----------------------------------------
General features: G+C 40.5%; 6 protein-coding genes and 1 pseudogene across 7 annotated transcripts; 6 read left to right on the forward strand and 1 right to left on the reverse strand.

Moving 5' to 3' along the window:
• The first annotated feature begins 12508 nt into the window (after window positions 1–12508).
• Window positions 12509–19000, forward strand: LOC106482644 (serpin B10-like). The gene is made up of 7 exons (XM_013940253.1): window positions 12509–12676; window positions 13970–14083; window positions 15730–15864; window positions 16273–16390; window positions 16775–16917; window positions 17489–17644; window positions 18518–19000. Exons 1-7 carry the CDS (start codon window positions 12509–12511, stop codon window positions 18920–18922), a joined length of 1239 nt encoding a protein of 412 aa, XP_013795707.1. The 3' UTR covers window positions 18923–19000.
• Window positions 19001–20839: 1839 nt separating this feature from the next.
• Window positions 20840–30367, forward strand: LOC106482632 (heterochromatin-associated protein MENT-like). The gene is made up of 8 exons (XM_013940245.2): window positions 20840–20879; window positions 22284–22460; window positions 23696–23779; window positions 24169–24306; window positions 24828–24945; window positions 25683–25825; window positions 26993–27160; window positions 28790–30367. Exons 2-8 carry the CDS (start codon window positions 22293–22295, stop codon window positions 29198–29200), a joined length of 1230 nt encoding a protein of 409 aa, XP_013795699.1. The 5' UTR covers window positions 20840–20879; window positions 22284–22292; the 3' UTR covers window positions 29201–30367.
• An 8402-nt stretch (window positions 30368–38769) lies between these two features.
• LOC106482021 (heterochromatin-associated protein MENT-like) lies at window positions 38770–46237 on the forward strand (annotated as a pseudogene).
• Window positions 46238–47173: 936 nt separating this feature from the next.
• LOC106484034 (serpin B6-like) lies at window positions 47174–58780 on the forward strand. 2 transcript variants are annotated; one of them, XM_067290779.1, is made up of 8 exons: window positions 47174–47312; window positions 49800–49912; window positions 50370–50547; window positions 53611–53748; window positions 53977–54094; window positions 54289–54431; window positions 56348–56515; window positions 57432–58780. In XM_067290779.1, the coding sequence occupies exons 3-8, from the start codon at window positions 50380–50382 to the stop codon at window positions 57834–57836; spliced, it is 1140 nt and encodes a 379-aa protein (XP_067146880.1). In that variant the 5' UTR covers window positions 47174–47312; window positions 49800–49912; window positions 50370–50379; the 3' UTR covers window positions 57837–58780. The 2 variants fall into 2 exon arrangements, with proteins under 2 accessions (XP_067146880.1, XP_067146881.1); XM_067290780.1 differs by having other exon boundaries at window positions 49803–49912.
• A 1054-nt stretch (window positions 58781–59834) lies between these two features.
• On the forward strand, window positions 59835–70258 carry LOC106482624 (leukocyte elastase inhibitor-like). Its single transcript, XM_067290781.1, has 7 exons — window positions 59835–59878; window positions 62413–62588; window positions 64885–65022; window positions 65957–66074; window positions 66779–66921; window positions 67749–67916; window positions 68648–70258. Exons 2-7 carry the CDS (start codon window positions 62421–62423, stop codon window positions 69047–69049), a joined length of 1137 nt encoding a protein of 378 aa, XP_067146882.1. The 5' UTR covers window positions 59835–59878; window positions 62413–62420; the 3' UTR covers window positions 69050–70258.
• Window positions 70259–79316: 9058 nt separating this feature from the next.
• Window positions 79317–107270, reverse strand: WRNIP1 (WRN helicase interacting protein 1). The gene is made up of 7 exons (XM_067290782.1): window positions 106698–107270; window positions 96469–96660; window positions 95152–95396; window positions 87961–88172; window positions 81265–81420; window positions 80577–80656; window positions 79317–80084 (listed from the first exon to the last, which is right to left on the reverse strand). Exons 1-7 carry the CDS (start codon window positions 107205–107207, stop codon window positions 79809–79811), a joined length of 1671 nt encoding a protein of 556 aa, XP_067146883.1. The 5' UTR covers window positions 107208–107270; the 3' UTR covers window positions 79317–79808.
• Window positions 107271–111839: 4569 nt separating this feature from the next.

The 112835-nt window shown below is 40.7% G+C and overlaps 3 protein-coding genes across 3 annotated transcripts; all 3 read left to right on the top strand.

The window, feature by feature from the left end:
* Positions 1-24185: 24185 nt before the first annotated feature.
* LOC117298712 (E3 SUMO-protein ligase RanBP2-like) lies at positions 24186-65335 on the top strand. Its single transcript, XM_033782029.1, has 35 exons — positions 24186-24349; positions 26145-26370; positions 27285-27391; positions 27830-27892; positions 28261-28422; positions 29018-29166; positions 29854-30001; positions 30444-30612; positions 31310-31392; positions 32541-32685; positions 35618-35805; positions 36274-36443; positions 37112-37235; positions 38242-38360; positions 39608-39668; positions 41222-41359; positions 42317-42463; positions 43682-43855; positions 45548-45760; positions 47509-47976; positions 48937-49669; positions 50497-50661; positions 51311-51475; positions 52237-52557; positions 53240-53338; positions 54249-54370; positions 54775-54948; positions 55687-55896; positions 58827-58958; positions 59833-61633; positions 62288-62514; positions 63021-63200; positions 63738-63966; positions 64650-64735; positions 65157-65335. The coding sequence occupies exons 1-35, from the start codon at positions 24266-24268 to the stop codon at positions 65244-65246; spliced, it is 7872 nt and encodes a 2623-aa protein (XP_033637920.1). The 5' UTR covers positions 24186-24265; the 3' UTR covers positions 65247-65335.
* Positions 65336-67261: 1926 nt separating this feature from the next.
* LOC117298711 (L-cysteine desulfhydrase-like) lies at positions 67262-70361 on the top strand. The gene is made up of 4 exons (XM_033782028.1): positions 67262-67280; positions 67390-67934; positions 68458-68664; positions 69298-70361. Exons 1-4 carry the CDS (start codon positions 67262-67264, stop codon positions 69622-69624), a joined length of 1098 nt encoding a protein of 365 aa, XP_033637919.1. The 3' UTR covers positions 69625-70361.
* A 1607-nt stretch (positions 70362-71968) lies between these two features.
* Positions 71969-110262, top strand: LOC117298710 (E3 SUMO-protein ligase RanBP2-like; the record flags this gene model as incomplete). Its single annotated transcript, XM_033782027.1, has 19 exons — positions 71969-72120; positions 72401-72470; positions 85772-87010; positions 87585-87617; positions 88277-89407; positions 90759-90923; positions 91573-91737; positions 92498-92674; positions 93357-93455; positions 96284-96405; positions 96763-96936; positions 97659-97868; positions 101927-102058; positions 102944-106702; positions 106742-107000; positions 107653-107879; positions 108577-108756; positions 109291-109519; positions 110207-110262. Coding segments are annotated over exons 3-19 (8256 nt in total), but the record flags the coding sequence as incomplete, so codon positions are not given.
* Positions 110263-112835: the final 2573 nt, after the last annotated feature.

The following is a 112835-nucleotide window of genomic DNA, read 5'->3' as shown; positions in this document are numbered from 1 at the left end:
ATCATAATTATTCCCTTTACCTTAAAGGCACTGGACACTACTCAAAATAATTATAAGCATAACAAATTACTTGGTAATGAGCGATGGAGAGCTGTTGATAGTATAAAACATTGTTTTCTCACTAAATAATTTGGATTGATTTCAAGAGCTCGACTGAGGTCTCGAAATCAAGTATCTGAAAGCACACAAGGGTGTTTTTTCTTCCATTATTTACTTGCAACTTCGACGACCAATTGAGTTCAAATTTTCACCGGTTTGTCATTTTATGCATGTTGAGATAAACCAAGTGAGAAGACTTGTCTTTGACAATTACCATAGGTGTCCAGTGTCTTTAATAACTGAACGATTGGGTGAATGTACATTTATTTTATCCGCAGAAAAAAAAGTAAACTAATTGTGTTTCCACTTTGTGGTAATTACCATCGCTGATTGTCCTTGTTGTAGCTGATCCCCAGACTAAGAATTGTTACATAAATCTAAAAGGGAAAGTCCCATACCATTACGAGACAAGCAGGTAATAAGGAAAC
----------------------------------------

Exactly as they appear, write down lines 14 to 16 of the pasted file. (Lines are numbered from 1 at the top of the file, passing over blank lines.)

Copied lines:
• Window positions 79317–107270, reverse strand: WRNIP1 (WRN helicase interacting protein 1). The gene is made up of 7 exons (XM_067290782.1): window positions 106698–107270; window positions 96469–96660; window positions 95152–95396; window positions 87961–88172; window positions 81265–81420; window positions 80577–80656; window positions 79317–80084 (listed from the first exon to the last, which is right to left on the reverse strand). Exons 1-7 carry the CDS (start codon window positions 107205–107207, stop codon window positions 79809–79811), a joined length of 1671 nt encoding a protein of 556 aa, XP_067146883.1. The 5' UTR covers window positions 107208–107270; the 3' UTR covers window positions 79317–79808.
• Window positions 107271–111839: 4569 nt separating this feature from the next.

The 112835-nt window shown below is 40.7% G+C and overlaps 3 protein-coding genes across 3 annotated transcripts; all 3 read left to right on the top strand.